Selecting and Planting Trees in Your LandscapeThe information provided on our Tree Advisory Board Web Site about the Selecting and Planting Trees in Your Landscape can be download as a Microsoft Power Point Presentation file also. You can download a free Microsoft Power Point Presentation viewer to view the presentation if you do not own Microsoft Power Point.
Matching the right tree to your site is the most important aspect of tree selection. A tree that is not suited to its planting site will perform poorly, require more maintenance, and ultimately die before its time.
Cultural Requirements1. How much light does the site receive?
- Full Sun
5. Will the tree tolerate pollution, salt spray?
6. Is the plant Hardy in your area? Zone 6
Space / Site Restrictions
1. How much space is available?
2. Are there any utilities near?
- Overhead wires
- Underground pipes, wires
- Foot traffic
- Invasive roots
- Roots in foundations
- Sight lines
- Messy fruits
- Fall leaf drop
What is the desired Function of your tree?
- Shade Screen / Windbreak
- Ornamental / Accent Flower
Where To PlantSketch Out Your Plans - First, draw a rough diagram of your lot, including the house and any existing landscaping.
Consider The Benefits Of Shading - After completing the diagram of your lot,consider placing your shade trees on the side of the house that receives the most direct sun during the day.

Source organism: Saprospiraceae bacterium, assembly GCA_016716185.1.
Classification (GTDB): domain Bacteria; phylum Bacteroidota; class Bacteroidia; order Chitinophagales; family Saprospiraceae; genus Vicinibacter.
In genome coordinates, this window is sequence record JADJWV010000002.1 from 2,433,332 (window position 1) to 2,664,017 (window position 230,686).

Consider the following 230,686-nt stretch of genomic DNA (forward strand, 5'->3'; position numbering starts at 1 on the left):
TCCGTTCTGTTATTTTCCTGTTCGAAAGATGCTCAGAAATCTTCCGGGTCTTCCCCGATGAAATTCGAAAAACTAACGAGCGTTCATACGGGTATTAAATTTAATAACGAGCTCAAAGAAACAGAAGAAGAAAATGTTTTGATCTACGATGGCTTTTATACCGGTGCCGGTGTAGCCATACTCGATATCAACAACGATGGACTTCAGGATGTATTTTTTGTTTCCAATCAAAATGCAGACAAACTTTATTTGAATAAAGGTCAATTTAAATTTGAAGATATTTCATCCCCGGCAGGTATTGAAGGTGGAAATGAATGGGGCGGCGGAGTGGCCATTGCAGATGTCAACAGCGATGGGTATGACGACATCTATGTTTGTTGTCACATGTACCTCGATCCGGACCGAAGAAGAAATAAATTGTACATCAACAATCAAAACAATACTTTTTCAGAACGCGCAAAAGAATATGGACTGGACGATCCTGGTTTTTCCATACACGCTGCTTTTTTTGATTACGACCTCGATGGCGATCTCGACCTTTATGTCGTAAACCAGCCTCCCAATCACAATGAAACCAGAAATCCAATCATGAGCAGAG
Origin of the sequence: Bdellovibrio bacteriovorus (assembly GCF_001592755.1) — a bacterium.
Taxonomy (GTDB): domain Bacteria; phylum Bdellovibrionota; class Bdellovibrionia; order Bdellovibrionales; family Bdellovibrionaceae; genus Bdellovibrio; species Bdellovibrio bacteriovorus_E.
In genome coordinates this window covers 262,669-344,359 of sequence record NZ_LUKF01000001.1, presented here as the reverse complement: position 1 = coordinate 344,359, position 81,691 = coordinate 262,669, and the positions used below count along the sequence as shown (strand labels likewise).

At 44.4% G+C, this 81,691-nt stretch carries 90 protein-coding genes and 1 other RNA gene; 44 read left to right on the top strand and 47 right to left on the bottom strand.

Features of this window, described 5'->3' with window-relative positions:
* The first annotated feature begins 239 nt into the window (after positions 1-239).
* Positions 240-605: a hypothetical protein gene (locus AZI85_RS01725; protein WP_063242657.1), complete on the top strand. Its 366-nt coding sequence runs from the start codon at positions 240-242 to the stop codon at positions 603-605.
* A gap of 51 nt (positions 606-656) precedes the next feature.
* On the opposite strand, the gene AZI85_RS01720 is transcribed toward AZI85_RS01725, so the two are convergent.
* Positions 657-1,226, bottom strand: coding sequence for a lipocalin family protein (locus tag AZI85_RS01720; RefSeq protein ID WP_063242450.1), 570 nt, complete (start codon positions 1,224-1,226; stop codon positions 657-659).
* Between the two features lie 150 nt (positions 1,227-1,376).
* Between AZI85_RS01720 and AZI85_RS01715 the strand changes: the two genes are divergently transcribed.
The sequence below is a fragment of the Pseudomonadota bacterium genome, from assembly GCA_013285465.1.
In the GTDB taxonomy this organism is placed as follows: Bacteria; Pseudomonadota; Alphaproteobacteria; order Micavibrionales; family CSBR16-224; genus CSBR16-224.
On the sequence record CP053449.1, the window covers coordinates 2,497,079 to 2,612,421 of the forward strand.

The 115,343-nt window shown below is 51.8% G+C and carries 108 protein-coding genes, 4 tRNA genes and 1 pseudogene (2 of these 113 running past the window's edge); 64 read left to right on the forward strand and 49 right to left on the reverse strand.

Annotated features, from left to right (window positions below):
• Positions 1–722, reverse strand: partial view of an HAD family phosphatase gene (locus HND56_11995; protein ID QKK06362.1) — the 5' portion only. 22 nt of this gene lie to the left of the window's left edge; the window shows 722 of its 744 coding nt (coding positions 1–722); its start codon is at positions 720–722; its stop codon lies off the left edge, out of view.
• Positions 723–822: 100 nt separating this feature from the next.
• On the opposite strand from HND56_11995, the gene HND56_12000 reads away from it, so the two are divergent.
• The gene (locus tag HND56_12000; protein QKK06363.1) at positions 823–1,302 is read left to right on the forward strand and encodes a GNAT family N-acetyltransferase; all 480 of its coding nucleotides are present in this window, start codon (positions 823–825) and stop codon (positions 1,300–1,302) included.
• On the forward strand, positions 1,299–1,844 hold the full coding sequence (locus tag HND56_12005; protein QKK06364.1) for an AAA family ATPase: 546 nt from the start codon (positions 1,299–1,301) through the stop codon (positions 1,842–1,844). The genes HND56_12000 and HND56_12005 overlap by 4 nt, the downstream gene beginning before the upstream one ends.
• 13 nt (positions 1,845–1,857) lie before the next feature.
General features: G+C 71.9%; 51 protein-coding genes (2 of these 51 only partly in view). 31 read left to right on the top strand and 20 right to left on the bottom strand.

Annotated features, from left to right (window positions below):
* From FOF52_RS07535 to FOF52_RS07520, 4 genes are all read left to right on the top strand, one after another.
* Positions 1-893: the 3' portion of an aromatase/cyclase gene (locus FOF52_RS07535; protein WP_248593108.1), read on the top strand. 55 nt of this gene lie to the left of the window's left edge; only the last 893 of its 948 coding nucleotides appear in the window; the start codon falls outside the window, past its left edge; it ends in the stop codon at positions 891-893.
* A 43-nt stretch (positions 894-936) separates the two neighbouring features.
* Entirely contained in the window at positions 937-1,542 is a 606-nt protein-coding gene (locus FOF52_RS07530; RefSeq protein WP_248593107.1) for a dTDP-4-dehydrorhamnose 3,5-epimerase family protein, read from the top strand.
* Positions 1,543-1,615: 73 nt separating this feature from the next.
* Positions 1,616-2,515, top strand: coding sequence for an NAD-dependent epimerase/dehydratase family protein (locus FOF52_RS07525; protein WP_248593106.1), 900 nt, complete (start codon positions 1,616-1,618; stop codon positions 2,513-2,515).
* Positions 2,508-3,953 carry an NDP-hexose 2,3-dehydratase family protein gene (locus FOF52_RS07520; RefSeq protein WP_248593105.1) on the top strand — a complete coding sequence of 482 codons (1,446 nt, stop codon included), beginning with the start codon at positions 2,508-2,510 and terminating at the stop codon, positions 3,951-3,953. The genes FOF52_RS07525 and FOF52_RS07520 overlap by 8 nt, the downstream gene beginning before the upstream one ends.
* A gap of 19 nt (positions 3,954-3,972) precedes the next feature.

Plan For Growth hen Evaluating Locations - Make sure you give your tree adequate room to grow. Try to envision it 5,10, or even 50 years into the future. know what a tree will look like at maturity and consider height, crown spread and root space when planting. For reference, the Tree Species Selection Chart lists average mature sizes for recommended trees.
Other Design ConsiderationsSplitting - Try to locate your tree in a position where it will not split your lot or view into equal halves.
Framing - To give your lot the appearance of greater depth, plant on a diagonal line outward from the corners of the house.
Background - Plant trees on the side or back of your home.
Accent - Small flowering trees can beautify and accent patios, pools or play areas.
Utilities - Consider the tree’s mature size in relation to overhead and underground utilities.
Things To Avoid
- Enclosing the root zone in concrete.
- Planting over or too near buried utilities or sprinkler system
- Planting tall trees under utility lines.
- Spreading branches that may tangle with wires or roof leaves.
- Shading gardens or other desirable sunny spots.
- Blocking windows or scenic views.
- Interfering with outdoor lighting.
- Covering chimneys.
- Encroaching on your neighbor’s property.
- Covering traffic signs or blocking views at street corners.
Choosing nursery stock
- Trees are generally available in three forms
- Balled and Burlapped ( B & B )
- Bare Root
What to look for in nursery stock
- Inspect Trees for Quality and Health
- Vigorous plant Good twig extension - growth
- Good branch spacing and trunk taper
- Evenly distributed, healthy foliage
- Solid, moist root ball
- Abundant roots, light in color
What to avoid in nursery stock
- Inspect for Poor quality plants
- Missing or damaged central leader
- Mechanical injury, damage to bark, trunk or branches
- Desiccated, discolored or shriveled leaves
- Girdled, circling, or kinked roots
What to avoid in nursery stock
- Soft, brown or black non-woody roots
- Presence of insects or disease
- Discolored, sunken, or swollen areas of trunk